The ceremony was preceded by a special reception for survivors and refugees. Guests at the reception included Their Royal Highnesses The Prince of Wales and The Duchess of Cornwall, the three main Westminster party leaders, the Archbishop of Canterbury, celebrity contributors to the ceremony and members of the Prime Minister's Holocaust Commission.
Eight artists took part in the Memory Makers art project by producing pieces of art in response to meeting Holocaust and genocide survivors. Artists and survivors who took part in the project included:
A series of Moving Portraits of Holocaust and genocide survivors screened on big screens in cities across the UK, projected onto London's Royal Festival Hall, and used in dozens of local HMD commemorations.
Sir Anish Kapoor designed 70 special commemorative candles, which were lit at 70 HMD activities around the UK, demonstrating the breadth and diversity of the commemorations in every part of the country. Six candles were lit at the UK Commemorative Ceremony to represent the six million Jews murdered in the Holocaust and a candle was taken to Auschwitz Birkenau by Rt Hon Eric Pickles MP, Secretary of State for Communities and Local Government.
In 2010, Jeremy Corbyn co-chaired an event at the Houses of Parliament where Holocaust analogies were used to criticise the Israeli government's treatment of Palestinians, with the main talk by anti-Zionist Auschwitz survivor Hajo Meyer. The event was criticised by Jon Benjamin, Board of Deputies chief executive, who said: "This latest attempt to exploit the most painful chapter in Jewish history in order to berate and demonise Israel is among the most despicable."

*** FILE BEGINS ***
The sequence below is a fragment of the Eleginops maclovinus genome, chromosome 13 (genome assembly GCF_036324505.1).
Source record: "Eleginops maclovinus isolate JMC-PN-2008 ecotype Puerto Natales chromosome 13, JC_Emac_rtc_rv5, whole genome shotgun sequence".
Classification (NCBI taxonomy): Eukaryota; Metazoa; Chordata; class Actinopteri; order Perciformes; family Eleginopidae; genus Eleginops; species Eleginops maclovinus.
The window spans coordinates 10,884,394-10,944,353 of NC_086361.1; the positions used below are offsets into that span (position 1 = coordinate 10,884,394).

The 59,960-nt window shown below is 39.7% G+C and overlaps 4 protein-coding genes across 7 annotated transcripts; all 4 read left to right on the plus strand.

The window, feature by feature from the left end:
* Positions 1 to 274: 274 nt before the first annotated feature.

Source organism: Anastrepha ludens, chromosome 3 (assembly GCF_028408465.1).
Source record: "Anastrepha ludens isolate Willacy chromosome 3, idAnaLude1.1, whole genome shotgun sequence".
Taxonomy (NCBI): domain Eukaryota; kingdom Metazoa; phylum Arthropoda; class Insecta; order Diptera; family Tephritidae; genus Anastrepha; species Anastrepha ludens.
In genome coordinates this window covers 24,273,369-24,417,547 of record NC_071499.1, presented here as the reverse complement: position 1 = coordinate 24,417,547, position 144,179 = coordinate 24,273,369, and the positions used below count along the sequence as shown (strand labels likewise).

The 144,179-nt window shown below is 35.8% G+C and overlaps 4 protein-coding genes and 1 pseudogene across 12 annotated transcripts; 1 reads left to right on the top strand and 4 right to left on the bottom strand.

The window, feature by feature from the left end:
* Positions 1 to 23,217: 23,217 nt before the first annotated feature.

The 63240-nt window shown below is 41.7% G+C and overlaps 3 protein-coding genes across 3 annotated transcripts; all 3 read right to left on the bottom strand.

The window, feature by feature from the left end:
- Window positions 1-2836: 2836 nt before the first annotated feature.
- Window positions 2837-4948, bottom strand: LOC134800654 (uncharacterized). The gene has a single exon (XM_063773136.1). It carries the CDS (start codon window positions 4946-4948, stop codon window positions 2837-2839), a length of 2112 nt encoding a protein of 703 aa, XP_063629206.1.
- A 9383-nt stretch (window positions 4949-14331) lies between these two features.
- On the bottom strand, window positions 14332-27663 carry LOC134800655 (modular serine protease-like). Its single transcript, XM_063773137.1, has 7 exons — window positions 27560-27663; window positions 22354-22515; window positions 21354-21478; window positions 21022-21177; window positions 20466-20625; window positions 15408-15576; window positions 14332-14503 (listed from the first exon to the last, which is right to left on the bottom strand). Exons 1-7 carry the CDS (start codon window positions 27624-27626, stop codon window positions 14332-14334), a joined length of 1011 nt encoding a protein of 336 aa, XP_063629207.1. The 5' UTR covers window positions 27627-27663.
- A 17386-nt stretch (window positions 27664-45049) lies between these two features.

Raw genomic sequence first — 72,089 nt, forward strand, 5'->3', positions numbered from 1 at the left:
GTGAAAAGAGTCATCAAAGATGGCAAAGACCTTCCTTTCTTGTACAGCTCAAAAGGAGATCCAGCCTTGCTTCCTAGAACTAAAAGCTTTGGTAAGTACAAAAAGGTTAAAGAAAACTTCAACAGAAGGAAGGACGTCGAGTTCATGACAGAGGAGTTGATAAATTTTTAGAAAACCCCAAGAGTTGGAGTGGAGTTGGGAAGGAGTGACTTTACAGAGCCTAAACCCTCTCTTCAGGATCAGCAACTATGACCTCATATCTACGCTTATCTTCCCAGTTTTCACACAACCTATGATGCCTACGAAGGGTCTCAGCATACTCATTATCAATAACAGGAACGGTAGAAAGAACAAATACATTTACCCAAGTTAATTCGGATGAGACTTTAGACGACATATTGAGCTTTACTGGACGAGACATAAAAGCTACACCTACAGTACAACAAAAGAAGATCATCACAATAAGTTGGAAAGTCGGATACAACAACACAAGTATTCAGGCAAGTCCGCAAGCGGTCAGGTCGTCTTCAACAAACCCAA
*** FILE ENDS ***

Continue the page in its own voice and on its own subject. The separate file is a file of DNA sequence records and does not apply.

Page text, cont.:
One audience member, the Holocaust survivor Rubin Katz, said that “the room was brimming with raging hatred, directed at Israel and Jews.” Other commentators saw things differently. One complained, in the Jewish Chronicle, about the presence of “Zionist hecklers who shamed Holocaust Memorial events”. One eye-witness complained about “the hounding of 85-year old Dr. Meyer, and the bellows of ‘boring!’ every time any survivor of a different genocide tried to tell about their experience.” Jonathan Hoffman, a vice-chair of the Zionist Federation, confirming his involvement in this protest, wrote that “the meeting descended into chaos no fewer than nine times, as we protested.” Eye-witnesses claim that another pro-Israel protester shouted “Sieg Heil” and gave a Nazi salute. Hoffman later justified the protests at Hajo Meyer’s talk, claiming that Dr. Meyer was “a raging anti-Semite. The fact that he was in Auschwitz for ten months is entirely irrelevant.”